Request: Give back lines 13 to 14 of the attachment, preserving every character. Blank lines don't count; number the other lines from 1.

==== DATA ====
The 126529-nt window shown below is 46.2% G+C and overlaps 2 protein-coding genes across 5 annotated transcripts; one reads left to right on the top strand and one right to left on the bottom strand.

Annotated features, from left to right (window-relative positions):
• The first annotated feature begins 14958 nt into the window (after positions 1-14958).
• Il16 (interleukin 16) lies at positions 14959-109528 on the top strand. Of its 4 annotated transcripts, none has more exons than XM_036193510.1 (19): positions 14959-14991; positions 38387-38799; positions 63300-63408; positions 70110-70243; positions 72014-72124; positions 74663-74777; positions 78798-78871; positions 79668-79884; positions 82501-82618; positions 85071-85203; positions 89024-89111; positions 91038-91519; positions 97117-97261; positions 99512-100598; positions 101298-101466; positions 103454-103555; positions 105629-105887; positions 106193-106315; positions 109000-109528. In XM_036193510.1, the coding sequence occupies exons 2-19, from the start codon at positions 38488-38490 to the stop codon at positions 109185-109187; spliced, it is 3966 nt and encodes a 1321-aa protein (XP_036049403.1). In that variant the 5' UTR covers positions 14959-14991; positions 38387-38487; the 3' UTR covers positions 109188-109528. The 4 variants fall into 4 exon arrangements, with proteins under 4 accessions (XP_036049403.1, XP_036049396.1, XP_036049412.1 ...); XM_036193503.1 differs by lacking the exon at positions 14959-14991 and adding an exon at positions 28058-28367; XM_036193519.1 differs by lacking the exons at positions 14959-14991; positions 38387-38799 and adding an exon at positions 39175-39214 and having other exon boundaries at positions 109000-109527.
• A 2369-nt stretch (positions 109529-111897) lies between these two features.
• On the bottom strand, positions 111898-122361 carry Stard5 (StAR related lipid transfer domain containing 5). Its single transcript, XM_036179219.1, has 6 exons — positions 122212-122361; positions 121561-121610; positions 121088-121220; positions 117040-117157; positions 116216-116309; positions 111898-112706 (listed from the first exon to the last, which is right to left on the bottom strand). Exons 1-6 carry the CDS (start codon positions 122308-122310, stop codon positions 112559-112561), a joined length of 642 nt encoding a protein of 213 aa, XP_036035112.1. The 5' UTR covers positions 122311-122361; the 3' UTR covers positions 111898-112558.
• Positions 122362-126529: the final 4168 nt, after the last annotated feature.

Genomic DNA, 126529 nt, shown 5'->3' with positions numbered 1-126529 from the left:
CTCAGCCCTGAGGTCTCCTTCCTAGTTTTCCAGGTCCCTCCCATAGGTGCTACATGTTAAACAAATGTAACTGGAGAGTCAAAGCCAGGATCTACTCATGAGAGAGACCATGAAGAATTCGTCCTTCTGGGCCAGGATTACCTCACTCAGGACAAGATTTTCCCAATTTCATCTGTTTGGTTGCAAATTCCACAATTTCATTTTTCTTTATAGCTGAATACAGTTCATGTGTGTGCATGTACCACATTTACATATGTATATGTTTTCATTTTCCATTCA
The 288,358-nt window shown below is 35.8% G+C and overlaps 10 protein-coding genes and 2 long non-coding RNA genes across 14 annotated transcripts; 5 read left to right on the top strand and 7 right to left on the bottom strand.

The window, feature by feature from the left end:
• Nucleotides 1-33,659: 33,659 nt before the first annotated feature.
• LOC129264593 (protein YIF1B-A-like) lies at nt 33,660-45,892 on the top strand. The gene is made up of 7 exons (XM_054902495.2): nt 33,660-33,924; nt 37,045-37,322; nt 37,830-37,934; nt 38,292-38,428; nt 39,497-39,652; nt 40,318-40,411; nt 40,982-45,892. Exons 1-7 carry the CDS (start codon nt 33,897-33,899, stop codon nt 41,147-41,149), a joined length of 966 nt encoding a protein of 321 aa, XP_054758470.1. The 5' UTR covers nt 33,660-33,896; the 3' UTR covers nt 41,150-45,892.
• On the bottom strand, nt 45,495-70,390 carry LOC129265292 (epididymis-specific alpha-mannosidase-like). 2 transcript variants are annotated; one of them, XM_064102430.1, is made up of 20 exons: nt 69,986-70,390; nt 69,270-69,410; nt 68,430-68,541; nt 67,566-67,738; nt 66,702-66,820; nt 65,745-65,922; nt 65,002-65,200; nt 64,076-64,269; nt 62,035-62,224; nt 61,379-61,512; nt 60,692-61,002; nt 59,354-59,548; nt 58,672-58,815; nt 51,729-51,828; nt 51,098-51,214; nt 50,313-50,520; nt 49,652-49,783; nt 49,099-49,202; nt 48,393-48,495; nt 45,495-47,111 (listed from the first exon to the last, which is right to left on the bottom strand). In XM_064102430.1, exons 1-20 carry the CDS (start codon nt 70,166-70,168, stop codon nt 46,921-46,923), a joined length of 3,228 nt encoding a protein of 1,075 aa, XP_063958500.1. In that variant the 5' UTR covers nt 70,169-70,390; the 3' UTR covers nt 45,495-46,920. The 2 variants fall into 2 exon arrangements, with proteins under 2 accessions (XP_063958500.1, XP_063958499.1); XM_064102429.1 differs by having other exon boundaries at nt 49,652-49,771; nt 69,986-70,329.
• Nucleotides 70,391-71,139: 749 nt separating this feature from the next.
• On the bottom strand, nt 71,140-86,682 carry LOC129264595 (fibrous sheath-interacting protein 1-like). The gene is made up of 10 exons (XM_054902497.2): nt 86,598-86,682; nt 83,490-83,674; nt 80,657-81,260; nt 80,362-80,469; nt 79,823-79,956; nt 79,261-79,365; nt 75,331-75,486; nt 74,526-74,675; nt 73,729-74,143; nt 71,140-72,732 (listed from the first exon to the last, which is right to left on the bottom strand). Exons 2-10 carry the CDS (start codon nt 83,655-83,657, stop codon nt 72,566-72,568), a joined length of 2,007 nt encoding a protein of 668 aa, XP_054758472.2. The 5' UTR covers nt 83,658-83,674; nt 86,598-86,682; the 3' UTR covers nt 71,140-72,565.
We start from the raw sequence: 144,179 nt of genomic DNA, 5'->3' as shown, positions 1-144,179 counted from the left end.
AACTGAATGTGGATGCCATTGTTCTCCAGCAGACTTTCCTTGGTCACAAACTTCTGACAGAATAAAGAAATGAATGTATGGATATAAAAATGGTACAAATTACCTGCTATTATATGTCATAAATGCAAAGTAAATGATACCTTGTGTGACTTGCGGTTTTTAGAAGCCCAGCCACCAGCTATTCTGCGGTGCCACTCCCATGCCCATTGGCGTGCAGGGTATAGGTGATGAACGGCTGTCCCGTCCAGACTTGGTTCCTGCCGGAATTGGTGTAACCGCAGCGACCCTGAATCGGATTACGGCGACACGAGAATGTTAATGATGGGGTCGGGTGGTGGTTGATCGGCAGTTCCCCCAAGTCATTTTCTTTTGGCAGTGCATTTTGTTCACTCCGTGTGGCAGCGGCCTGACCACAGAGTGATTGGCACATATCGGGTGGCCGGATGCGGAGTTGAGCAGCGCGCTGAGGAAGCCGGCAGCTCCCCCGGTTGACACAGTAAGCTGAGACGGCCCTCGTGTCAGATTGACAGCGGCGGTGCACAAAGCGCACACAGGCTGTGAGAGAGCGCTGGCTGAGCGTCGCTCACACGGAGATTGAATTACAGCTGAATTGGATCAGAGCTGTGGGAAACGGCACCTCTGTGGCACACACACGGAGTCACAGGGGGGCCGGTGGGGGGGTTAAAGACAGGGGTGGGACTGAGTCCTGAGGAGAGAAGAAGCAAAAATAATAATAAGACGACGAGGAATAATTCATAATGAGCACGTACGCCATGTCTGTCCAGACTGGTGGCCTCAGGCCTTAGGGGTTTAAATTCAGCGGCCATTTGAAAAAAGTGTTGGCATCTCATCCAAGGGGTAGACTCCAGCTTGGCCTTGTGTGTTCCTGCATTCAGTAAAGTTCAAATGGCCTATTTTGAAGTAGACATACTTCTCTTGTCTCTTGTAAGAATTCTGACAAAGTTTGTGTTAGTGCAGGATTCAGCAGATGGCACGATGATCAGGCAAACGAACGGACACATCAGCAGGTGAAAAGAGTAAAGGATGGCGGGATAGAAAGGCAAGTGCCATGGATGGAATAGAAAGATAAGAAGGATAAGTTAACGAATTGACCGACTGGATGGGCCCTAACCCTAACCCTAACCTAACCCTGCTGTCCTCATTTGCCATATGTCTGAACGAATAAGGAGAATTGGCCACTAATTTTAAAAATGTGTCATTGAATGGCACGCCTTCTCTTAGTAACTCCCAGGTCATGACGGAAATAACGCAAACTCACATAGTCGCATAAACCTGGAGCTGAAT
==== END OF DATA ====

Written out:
• LOC129264593 (protein YIF1B-A-like) lies at nt 33,660-45,892 on the top strand. The gene is made up of 7 exons (XM_054902495.2): nt 33,660-33,924; nt 37,045-37,322; nt 37,830-37,934; nt 38,292-38,428; nt 39,497-39,652; nt 40,318-40,411; nt 40,982-45,892. Exons 1-7 carry the CDS (start codon nt 33,897-33,899, stop codon nt 41,147-41,149), a joined length of 966 nt encoding a protein of 321 aa, XP_054758470.1. The 5' UTR covers nt 33,660-33,896; the 3' UTR covers nt 41,150-45,892.
• On the bottom strand, nt 45,495-70,390 carry LOC129265292 (epididymis-specific alpha-mannosidase-like). 2 transcript variants are annotated; one of them, XM_064102430.1, is made up of 20 exons: nt 69,986-70,390; nt 69,270-69,410; nt 68,430-68,541; nt 67,566-67,738; nt 66,702-66,820; nt 65,745-65,922; nt 65,002-65,200; nt 64,076-64,269; nt 62,035-62,224; nt 61,379-61,512; nt 60,692-61,002; nt 59,354-59,548; nt 58,672-58,815; nt 51,729-51,828; nt 51,098-51,214; nt 50,313-50,520; nt 49,652-49,783; nt 49,099-49,202; nt 48,393-48,495; nt 45,495-47,111 (listed from the first exon to the last, which is right to left on the bottom strand). In XM_064102430.1, exons 1-20 carry the CDS (start codon nt 70,166-70,168, stop codon nt 46,921-46,923), a joined length of 3,228 nt encoding a protein of 1,075 aa, XP_063958500.1. In that variant the 5' UTR covers nt 70,169-70,390; the 3' UTR covers nt 45,495-46,920. The 2 variants fall into 2 exon arrangements, with proteins under 2 accessions (XP_063958500.1, XP_063958499.1); XM_064102429.1 differs by having other exon boundaries at nt 49,652-49,771; nt 69,986-70,329.